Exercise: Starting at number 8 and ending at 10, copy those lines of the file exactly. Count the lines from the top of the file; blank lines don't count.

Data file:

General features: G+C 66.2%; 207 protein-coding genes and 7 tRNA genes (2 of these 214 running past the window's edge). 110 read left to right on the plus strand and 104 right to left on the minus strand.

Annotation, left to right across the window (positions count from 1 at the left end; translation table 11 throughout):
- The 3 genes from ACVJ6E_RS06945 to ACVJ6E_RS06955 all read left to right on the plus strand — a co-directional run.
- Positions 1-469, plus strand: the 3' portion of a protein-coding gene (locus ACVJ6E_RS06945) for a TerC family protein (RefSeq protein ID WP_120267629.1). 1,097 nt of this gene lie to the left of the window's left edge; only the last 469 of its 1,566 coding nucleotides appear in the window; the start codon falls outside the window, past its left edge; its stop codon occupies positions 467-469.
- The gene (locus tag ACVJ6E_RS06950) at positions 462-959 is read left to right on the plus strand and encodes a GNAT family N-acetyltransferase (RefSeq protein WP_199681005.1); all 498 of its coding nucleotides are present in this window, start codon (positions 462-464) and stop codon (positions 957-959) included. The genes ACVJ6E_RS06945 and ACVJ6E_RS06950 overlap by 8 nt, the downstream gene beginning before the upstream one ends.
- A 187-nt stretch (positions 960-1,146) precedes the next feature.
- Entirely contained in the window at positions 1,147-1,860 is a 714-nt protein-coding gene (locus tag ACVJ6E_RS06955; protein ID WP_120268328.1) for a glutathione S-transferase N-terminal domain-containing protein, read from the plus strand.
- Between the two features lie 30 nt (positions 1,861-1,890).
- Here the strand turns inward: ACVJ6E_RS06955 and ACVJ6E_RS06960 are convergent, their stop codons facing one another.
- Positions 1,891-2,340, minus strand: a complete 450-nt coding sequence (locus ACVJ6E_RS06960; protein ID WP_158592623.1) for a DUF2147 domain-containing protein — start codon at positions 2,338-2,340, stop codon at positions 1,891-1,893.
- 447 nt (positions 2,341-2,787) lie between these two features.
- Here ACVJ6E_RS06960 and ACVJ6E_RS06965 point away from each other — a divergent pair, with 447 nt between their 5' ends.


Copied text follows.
- Between the two features lie 30 nt (positions 1,861-1,890).
- Here the strand turns inward: ACVJ6E_RS06955 and ACVJ6E_RS06960 are convergent, their stop codons facing one another.
- Positions 1,891-2,340, minus strand: a complete 450-nt coding sequence (locus ACVJ6E_RS06960; protein ID WP_158592623.1) for a DUF2147 domain-containing protein — start codon at positions 2,338-2,340, stop codon at positions 1,891-1,893.